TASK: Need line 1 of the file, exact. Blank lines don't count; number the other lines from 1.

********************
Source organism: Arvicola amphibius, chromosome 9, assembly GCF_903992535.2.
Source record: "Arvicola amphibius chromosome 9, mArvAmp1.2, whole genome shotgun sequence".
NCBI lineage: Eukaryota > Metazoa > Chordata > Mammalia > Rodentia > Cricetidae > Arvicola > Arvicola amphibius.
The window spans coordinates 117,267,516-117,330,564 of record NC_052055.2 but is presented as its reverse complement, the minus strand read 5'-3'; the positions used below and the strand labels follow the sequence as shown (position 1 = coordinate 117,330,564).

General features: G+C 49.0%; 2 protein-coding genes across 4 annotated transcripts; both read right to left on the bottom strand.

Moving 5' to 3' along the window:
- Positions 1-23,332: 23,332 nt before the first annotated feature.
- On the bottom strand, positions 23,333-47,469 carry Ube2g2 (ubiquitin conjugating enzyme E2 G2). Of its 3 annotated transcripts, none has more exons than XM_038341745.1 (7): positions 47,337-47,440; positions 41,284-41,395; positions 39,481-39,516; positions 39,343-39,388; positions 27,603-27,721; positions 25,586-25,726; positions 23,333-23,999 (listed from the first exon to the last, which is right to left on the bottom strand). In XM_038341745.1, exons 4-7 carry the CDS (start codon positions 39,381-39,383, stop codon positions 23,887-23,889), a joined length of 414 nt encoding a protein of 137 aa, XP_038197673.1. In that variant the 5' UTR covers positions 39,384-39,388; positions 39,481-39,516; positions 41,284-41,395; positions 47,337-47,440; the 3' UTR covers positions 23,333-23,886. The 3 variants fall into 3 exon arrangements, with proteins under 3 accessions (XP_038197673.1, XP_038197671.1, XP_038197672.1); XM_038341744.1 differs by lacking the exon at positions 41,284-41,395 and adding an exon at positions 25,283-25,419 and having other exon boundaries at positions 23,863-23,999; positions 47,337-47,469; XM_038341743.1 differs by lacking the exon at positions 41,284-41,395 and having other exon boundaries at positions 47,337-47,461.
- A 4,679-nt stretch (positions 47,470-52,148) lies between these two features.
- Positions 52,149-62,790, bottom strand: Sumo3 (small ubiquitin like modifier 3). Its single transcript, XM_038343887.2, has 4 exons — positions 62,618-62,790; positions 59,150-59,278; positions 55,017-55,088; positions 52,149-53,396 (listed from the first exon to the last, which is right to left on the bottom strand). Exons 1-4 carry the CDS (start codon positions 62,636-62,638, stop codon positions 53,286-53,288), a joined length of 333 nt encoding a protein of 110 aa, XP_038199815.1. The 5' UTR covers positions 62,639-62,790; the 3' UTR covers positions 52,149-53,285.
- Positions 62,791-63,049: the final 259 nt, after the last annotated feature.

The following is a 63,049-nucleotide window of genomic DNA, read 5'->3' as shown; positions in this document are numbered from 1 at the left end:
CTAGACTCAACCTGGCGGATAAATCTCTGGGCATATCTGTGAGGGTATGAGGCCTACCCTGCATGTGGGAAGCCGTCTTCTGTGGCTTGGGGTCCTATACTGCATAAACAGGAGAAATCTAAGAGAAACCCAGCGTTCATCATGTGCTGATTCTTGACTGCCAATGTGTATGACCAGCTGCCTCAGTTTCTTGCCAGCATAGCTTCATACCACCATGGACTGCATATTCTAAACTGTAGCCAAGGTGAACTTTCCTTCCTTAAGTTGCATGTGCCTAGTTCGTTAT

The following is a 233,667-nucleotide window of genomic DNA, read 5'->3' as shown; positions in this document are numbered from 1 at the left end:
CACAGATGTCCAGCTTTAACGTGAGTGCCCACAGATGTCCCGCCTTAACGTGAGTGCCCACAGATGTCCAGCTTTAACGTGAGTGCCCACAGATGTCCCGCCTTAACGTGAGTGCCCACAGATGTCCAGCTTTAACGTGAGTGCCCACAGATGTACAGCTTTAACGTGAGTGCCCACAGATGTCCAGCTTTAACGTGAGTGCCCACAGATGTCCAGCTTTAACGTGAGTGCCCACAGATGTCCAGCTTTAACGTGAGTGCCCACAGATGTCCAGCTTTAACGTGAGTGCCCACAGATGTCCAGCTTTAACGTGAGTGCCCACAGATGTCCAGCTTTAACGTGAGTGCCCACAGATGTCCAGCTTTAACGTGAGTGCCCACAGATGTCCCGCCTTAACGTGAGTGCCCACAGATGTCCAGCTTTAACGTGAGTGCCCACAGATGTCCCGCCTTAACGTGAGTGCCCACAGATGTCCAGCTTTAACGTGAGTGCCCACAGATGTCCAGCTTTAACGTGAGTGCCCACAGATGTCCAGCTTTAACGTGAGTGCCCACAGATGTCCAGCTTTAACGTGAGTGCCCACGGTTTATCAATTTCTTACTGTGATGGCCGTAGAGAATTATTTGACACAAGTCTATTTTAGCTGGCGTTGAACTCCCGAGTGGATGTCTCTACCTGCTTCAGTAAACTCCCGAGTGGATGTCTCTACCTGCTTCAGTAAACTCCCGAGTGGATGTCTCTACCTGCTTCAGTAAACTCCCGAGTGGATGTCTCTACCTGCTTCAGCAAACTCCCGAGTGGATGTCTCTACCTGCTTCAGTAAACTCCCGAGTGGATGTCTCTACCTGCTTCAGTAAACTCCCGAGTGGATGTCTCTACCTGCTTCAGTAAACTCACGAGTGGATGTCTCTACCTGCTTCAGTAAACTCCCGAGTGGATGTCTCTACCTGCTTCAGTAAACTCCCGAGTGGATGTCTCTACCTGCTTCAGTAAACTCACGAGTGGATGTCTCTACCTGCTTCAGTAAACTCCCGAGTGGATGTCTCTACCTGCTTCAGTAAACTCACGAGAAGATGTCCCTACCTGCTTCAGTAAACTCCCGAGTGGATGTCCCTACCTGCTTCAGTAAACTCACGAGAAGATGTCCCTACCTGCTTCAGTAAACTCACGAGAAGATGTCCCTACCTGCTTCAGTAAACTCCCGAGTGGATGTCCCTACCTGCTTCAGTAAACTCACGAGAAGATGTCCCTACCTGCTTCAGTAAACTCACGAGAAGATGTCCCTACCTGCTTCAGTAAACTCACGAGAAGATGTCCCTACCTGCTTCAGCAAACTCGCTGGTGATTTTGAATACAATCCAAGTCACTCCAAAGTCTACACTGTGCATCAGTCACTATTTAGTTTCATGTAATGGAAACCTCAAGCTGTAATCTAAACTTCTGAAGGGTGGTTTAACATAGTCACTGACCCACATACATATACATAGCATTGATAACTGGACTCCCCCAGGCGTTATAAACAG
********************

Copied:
Source organism: Arvicola amphibius, chromosome 9, assembly GCF_903992535.2.